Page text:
The study indicated an application of two treatment cycles to each patient, with the second treatment cycle being administered 12 hours after the first. In practice, however, treatments were often conducted only once in each individual because twelve hours after the first treatment several of the lesions had healed to an extent that they did not require any further treatment.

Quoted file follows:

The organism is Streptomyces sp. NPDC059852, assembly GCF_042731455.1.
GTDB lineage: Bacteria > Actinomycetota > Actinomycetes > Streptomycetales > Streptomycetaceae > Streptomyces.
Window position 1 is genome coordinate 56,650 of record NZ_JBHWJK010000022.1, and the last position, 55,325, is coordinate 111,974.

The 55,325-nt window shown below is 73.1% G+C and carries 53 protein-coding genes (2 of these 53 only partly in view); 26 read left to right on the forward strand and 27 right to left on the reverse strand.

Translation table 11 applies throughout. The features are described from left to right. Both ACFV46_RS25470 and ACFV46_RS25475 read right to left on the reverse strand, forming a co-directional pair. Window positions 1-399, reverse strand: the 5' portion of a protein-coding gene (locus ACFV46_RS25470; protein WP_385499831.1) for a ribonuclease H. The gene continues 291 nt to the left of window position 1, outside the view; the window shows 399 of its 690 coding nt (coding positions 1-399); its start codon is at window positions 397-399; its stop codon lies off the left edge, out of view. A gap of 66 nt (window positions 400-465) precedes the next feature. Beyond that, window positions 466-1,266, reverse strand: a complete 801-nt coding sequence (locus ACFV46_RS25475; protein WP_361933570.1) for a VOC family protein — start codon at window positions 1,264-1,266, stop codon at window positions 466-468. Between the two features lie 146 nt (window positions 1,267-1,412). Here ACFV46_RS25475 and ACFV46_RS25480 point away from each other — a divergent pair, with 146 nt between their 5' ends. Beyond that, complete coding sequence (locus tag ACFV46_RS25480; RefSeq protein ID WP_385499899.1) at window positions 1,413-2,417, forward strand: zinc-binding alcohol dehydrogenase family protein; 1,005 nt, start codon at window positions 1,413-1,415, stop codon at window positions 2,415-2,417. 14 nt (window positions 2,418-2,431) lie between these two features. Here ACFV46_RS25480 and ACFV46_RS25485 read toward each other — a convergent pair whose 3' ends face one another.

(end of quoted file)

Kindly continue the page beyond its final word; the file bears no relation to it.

The results of the experiments performed on volunteer subjects are listed in Table 1. Control group members were not treated. Members of the treatment group were treated as described above. Both groups examined or reported treatment results within 14 days. Only results from study participants reporting data for 14 days were included in the table. Data are reported in terms of lesion size before treatment. A size of 100% indicates that the size of the lesion has not been modified. Lesion size was approximate by 10% increases. A lesion size of 0% indicates that the lesion was completely healed. <table> table see original document page 44 </column> </row> <table> <table> table see original document page 45 </column> </ row > <table> <table> table see original document page 46 </column> </row> <table> <table> table see original document page 47 </column> </row> <table> <table> table see original document page 48 </column> </row> <table> <table> table see original document page 49 </column> </row> <table> Example 3